Photo-Illustration: by The Cut; Photos: Getty Images
“Hot Bod” is a weekly exploration of fitness culture and its adjacent oddities.
Of course I harbor the delusion that within me — awaiting the right circumstances — there’s a paragon of incandescent healthfulness. Without that, I’m a person of extremes. I read seven magazines in one sitting, then the periodicals pile up for the next five weeks. I’ll cook a four-course meal, then won’t even turn on a burner for days. I’ll exercise vehemently — an early dance class, then strength training, later a bike ride across the entire city and back — only to follow this with complete inaction, muscles stiffening by the minute. But if I were monitored, I imagine, if I felt like I was putting on a stage play about my life, I’d just become balanced. Never too zealous, never too lethargic. Active, but not wild. So when I heard about a virtual personal-training program that would keep constant tabs on my movement, all day all night all week all month all year, I said: Yes, all right! Let’s see if this can even me out, once and for all.
Online solutions to personal training predictably surged in popularity last year. An array of coaching programs offered by both fit-bots and real fit humans provide personalized schedules and workouts. But Future is the only program that didn’t seem like a simulacrum substitute of the in-person experience. Instead, its program is only possible using the expanse of information from available digital surveillance. Like other online personal-training programs, the Future coach (a real person) assesses your goals, arranges a schedule with workouts customized for you, and holds you accountable by checking in about any workouts, whether they’re skipped or crushed. But when you sign on with a Future trainer (for $1,553 a year), you grant them access to the fitness and health programs on your Apple Watch. Every step, every bump in your vital signs, every logged workout is beamed right to your trainer. If your heart rate is conspicuously low all day, they know you’ve only shuffled from chair to couch to chair again. A child of my time, I have high expectations that the very presence of a digital witness will change everything.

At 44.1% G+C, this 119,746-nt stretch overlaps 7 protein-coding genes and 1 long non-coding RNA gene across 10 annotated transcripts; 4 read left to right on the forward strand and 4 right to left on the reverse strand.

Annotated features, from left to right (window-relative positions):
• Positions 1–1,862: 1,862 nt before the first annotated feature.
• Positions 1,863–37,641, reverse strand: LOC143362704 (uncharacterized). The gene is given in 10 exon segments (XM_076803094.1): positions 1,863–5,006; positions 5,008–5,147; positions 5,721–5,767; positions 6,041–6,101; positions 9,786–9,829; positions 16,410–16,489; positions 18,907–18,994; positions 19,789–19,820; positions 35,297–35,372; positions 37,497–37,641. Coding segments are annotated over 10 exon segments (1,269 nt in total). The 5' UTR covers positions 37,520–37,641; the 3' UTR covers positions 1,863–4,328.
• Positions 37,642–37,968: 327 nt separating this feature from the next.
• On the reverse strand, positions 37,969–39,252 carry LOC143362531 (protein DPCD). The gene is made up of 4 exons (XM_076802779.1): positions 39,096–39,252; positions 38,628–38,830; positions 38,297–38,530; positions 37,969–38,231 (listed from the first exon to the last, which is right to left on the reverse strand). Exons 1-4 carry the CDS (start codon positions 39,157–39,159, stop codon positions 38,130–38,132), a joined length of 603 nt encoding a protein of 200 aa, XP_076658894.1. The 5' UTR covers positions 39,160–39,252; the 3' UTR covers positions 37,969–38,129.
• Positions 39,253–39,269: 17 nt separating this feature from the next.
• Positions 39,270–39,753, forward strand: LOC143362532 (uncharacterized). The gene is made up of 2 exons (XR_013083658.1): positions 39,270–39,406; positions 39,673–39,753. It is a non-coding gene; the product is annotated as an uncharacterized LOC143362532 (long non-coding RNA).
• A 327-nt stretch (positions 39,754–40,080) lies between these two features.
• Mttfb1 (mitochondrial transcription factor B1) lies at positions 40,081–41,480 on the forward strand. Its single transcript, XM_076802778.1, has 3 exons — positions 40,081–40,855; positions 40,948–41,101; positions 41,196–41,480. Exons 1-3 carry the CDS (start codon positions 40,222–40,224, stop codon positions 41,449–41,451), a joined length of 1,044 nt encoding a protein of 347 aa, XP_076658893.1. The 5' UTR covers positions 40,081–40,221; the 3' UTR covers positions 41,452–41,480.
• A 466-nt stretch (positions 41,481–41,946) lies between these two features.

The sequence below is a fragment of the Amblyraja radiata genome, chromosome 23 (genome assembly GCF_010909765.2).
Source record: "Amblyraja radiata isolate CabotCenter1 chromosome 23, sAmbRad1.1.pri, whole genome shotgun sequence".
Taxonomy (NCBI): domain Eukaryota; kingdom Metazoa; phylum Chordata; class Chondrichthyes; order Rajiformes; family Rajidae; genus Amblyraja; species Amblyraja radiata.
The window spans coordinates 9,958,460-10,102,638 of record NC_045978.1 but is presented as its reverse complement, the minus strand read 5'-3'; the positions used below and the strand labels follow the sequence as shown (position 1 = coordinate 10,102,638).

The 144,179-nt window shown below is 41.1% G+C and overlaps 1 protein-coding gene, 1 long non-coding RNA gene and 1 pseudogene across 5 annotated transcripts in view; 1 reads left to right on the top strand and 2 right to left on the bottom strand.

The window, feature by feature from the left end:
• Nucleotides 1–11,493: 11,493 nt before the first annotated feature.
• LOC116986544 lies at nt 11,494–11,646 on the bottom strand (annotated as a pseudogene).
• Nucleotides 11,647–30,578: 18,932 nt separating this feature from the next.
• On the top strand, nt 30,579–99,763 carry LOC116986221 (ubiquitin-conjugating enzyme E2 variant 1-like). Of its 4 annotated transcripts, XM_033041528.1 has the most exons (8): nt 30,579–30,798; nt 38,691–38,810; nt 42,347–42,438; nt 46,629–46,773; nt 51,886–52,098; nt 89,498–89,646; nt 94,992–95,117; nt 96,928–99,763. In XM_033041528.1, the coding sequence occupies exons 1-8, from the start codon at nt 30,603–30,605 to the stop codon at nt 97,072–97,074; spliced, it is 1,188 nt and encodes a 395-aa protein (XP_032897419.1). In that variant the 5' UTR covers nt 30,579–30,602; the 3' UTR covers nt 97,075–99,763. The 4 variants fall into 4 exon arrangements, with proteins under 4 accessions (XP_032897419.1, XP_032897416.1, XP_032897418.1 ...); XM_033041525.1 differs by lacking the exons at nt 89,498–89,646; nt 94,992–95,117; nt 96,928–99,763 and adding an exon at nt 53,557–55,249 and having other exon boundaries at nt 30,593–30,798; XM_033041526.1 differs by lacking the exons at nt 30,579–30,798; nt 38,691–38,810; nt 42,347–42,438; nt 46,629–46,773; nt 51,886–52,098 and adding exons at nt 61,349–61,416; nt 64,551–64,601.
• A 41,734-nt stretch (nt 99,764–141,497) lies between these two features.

My first conversation with Lori, my personal fitness spy-for-hire, feels very encouraging because she compliments my goal for the program: moving at least once every day. That could mean stretching, holding some hip bridges, dancing around, biking to a friend’s house, whatever, for even five minutes. Lori’s solution is to bank a program of quick workouts, between 5 and 15 minutes, for me. Most of the workouts she’ll design to be just low-intensity enough that I don’t have to shower after, another deterrent.
Our careful shower-avoidance planning turns out to be a little irrelevant, because the first two weeks, I change my habits not at all. Workouts go incomplete, I continue to spend days in complete inaction, ignoring the possibilities of having a body. Lori’s positive-reinforcement messages — I’ve received more congratulatory muscle emojis from Lori than any other person in my life — provide no motivation. I just continue as usual, just lightly aware that someone’s supervising my failure. Praise the side effects of techno-surveillance tyranny, but I’m admirably unfazed.